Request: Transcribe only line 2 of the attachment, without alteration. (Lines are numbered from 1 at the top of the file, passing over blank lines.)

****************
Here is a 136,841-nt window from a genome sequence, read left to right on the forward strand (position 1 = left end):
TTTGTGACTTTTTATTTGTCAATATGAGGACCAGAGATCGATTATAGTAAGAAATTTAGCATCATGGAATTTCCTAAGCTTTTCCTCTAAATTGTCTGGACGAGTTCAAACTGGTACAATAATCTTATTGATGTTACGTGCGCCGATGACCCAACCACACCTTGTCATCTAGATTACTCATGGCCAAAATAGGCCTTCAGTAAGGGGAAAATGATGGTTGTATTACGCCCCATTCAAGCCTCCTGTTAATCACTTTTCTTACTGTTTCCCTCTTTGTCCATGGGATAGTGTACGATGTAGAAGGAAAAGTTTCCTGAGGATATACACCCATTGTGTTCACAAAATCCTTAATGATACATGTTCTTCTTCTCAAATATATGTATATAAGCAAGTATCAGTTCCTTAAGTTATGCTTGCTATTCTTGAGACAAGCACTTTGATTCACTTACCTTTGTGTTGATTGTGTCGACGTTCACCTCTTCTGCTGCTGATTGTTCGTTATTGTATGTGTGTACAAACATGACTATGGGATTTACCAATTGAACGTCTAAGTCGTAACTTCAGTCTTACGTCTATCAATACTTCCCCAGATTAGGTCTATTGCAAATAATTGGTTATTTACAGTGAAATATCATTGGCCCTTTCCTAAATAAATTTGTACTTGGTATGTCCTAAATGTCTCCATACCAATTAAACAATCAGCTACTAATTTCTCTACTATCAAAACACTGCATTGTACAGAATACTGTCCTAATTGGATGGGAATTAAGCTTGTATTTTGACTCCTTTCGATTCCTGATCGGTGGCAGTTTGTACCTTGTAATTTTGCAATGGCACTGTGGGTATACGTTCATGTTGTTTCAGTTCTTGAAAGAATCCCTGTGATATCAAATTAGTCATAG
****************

TTTGTGACTTTTTATTTGTCAATATGAGGACCAGAGATCGATTATAGTAAGAAATTTAGCATCATGGAATTTCCTAAGCTTTTCCTCTAAATTGTCTGGACGAGTTCAAACTGGTACAATAATCTTATTGATGTTACGTGCGCCGATGACCCAACCACACCTTGTCATCTAGATTACTCATGGCCAAAATAGGCCTTCAGTAAGGGGAAAATGATGGTTGTATTACGCCCCATTCAAGCCTCCTGTTAATCACTTTTCTTACTGTTTCCCTCTTTGTCCATGGGATAGTGTACGATGTAGAAGGAAAAGTTTCCTGAGGATATACACCCATTGTGTTCACAAAATCCTTAATGATACATGTTCTTCTTCTCAAATATATGTATATAAGCAAGTATCAGTTCCTTAAGTTATGCTTGCTATTCTTGAGACAAGCACTTTGATTCACTTACCTTTGTGTTGATTGTGTCGACGTTCACCTCTTCTGCTGCTGATTGTTCGTTATTGTATGTGTGTACAAACATGACTATGGGATTTACCAATTGAACGTCTAAGTCGTAACTTCAGTCTTACGTCTATCAATACTTCCCCAGATTAGGTCTATTGCAAATAATTGGTTATTTACAGTGAAATATCATTGGCCCTTTCCTAAATAAATTTGTACTTGGTATGTCCTAAATGTCTCCATACCAATTAAACAATCAGCTACTAATTTCTCTACTATCAAAACACTGCATTGTACAGAATACTGTCCTAATTGGATGGGAATTAAGCTTGTATTTTGACTCCTTTCGATTCCTGATCGGTGGCAGTTTGTACCTTGTAATTTTGCAATGGCACTGTGGGTATACGTTCATGTTGTTTCAGTTCTTGAAAGAATCCCTGTGATATCAAATTAGTCATAG